By Michelle Leggett
We all want the best for our children; health, happiness, a good education and financial security. But what other steps should you be taking now to protect their future, particularly when you are no longer around to do so? The importance of a having a carefully thought out and professionally drafted Will should not be underestimated.
What happens if you die without making a Will?
If you die intestate (without a valid Will in place), your estate will be distributed in accordance with the Intestacy Rules which are unlikely to reflect your wishes nor the reasonable expectations of those who have been bereaved. For example:
If you are married or in a civil partnership, do not automatically assume that everything passes to the survivor. Depending on the size of your estate, your assets could be split between the survivor and the children.
The Intestacy Rules do not make any provision for the survivor at all, unless you are married or in a civil partnership. The law simply does not recognise a ‘common law spouse’, and so if you are cohabiting, the survivor may not receive anything on your death. This can leave the survivor in the difficult position of having to bring a claim for financial provision against his or her own children or step-children.
Why make a Will?
There are other strong reasons for putting your Will in place:
Appoint guardians for your children
You get to choose the person(s) to be the legal guardians of your infant children (those under 18), rather than relying on those left behind to decide for themselves or take the matter to the family courts to determine. The legal guardians acquire parental responsibility and step into your shoes as decision makers, making decisions such as where the children should live, whom they should have contact with and where they should attend school.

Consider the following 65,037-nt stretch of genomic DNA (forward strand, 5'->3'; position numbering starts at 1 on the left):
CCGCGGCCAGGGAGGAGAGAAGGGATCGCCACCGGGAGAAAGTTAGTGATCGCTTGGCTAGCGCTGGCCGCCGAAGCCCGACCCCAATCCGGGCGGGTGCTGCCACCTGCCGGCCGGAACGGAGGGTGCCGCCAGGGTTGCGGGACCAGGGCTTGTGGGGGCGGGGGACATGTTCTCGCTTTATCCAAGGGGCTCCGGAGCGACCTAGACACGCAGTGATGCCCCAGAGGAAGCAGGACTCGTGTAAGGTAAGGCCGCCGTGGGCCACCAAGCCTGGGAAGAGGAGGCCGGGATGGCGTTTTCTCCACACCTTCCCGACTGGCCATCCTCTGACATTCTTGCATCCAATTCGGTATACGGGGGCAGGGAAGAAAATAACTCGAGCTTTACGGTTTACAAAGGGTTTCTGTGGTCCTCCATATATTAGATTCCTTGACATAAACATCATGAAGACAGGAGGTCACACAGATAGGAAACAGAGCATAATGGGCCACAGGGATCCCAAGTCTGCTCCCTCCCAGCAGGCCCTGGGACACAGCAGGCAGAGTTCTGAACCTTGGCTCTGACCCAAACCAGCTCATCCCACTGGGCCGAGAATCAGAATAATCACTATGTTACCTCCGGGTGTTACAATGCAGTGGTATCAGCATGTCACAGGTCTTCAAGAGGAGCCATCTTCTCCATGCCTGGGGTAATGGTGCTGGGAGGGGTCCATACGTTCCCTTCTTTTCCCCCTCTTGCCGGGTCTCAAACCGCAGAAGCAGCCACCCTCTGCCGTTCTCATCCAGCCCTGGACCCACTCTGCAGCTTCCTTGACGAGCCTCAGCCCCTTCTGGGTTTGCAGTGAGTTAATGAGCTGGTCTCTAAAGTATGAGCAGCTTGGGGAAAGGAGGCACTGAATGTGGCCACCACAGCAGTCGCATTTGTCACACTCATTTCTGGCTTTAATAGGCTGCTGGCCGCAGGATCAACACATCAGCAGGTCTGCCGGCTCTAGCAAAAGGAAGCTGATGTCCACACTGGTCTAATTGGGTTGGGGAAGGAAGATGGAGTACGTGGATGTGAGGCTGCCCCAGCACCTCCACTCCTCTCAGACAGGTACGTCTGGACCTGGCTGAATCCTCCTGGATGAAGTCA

Make appropriate provision for your children
You can ensure that your children’s inheritance is looked after, rather than frittered away, by delaying their age of entitlement beyond 18 years and appointing people you trust to manage the trust fund until they are old enough to take responsibility.
Providing for children from a previous relationship
With an increase in remarriage, it is important to ensure that suitable provision is made for children from previous relationships (and former spouses) avoiding the cost and emotional trauma of court proceedings. The use of trusts can ensure that spouses and children from both marriages are financially supported.
Providing for children with additional needs
If you are providing for children with additional needs, then Will trusts can be good vehicles for making assets available to help individuals without prejudicing their right to means tested state support. Protective trusts can also assist if your children are particularly vulnerable, for example if they have a drug or alcohol problem, be in a relationship that is breaking down or just not be capable of managing the funds sensibly.
Making a Will - how TWM can help
Although it can be a difficult topic to talk about, taking the time now to organise your affairs for when you are no longer around, can make all the difference to your children. At TWM Solicitors, we recognise that everyone’s families and financial circumstances are different, and we pride ourselves on providing a clear and concise explanation of the available options. If you would like to explore this further, then please contact Michelle Leggett at our Cranleigh office on 01483 542276 or e-mail: firstname.lastname@example.org.